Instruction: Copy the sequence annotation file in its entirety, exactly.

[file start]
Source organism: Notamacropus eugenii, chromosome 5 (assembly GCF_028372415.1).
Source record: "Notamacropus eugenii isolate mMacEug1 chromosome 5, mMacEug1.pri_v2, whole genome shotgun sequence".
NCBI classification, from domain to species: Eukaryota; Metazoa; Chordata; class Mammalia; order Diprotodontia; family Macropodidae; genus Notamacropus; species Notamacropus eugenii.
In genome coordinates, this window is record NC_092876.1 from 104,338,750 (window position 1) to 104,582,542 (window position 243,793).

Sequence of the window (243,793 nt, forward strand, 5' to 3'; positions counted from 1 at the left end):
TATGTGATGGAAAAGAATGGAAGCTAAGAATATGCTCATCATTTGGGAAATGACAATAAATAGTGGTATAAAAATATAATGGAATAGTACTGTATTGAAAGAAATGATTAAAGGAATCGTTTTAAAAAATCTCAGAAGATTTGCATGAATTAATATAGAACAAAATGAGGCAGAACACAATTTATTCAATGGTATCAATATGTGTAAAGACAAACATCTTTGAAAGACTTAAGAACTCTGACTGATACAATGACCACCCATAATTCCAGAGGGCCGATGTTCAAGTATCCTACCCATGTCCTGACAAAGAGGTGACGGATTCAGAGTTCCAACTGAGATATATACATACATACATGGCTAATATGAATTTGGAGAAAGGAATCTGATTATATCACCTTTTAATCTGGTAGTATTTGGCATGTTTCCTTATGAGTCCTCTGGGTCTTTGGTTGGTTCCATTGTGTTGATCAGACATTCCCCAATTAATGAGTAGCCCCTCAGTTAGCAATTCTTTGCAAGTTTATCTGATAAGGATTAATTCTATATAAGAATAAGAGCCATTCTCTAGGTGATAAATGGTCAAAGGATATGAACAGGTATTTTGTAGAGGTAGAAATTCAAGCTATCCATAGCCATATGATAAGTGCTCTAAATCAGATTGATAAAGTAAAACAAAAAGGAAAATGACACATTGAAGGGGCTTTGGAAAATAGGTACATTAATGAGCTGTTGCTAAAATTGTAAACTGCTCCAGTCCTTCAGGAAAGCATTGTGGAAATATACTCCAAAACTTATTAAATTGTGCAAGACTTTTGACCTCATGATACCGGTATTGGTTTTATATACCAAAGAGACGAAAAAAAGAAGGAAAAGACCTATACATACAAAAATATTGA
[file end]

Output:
Source organism: Notamacropus eugenii, chromosome 5 (assembly GCF_028372415.1).
Source record: "Notamacropus eugenii isolate mMacEug1 chromosome 5, mMacEug1.pri_v2, whole genome shotgun sequence".
NCBI classification, from domain to species: Eukaryota; Metazoa; Chordata; class Mammalia; order Diprotodontia; family Macropodidae; genus Notamacropus; species Notamacropus eugenii.
In genome coordinates, this window is record NC_092876.1 from 104,338,750 (window position 1) to 104,582,542 (window position 243,793).

Sequence of the window (243,793 nt, forward strand, 5' to 3'; positions counted from 1 at the left end):
TATGTGATGGAAAAGAATGGAAGCTAAGAATATGCTCATCATTTGGGAAATGACAATAAATAGTGGTATAAAAATATAATGGAATAGTACTGTATTGAAAGAAATGATTAAAGGAATCGTTTTAAAAAATCTCAGAAGATTTGCATGAATTAATATAGAACAAAATGAGGCAGAACACAATTTATTCAATGGTATCAATATGTGTAAAGACAAACATCTTTGAAAGACTTAAGAACTCTGACTGATACAATGACCACCCATAATTCCAGAGGGCCGATGTTCAAGTATCCTACCCATGTCCTGACAAAGAGGTGACGGATTCAGAGTTCCAACTGAGATATATACATACATACATGGCTAATATGAATTTGGAGAAAGGAATCTGATTATATCACCTTTTAATCTGGTAGTATTTGGCATGTTTCCTTATGAGTCCTCTGGGTCTTTGGTTGGTTCCATTGTGTTGATCAGACATTCCCCAATTAATGAGTAGCCCCTCAGTTAGCAATTCTTTGCAAGTTTATCTGATAAGGATTAATTCTATATAAGAATAAGAGCCATTCTCTAGGTGATAAATGGTCAAAGGATATGAACAGGTATTTTGTAGAGGTAGAAATTCAAGCTATCCATAGCCATATGATAAGTGCTCTAAATCAGATTGATAAAGTAAAACAAAAAGGAAAATGACACATTGAAGGGGCTTTGGAAAATAGGTACATTAATGAGCTGTTGCTAAAATTGTAAACTGCTCCAGTCCTTCAGGAAAGCATTGTGGAAATATACTCCAAAACTTATTAAATTGTGCAAGACTTTTGACCTCATGATACCGGTATTGGTTTTATATACCAAAGAGACGAAAAAAAGAAGGAAAAGACCTATACATACAAAAATATTGA